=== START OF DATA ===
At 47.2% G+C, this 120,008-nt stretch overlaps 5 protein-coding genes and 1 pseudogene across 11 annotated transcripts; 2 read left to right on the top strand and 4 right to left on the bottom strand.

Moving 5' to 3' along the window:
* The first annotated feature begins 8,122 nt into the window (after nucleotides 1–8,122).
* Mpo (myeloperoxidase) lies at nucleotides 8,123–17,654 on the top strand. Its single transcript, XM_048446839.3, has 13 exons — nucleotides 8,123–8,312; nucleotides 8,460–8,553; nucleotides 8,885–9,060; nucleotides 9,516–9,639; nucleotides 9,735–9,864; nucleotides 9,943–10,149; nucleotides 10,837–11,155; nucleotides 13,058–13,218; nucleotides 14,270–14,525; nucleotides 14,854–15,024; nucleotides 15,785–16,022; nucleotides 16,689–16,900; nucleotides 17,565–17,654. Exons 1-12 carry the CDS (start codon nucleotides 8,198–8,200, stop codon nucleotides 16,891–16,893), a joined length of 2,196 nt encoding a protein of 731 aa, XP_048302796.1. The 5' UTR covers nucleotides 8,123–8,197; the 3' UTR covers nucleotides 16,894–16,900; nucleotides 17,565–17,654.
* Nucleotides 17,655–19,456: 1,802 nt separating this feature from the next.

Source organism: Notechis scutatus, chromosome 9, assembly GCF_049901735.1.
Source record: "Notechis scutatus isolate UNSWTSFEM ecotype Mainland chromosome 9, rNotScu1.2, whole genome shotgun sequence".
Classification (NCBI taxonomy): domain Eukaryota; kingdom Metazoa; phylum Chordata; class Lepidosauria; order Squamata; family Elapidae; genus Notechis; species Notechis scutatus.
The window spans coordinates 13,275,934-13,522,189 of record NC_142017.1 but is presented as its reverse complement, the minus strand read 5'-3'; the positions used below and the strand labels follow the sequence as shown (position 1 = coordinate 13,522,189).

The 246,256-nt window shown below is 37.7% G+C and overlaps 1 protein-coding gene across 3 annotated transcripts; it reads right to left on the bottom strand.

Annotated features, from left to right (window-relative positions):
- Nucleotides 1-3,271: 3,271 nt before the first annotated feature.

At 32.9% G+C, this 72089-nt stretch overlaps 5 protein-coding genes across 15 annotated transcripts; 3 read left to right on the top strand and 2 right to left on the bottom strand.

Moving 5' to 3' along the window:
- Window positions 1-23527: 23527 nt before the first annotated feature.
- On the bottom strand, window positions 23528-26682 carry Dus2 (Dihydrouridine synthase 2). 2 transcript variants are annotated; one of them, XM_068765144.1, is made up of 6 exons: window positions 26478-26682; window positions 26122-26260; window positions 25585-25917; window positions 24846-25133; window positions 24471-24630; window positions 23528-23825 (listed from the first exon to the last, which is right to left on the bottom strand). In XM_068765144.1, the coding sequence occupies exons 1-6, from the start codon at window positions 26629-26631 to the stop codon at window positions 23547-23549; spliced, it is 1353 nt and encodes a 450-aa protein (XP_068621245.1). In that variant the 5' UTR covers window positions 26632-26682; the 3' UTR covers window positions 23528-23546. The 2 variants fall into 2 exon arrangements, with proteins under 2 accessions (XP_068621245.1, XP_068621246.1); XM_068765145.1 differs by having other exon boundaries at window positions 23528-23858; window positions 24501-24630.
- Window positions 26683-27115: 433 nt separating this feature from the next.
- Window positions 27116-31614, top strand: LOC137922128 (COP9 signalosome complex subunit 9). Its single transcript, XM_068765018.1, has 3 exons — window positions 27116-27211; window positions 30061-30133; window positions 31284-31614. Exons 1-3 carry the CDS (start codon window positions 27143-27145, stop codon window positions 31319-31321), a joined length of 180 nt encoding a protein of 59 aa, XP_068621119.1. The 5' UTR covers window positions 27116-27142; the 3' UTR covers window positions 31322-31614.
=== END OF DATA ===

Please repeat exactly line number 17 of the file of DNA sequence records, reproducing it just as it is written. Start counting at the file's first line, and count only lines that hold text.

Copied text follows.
- Window positions 26683-27115: 433 nt separating this feature from the next.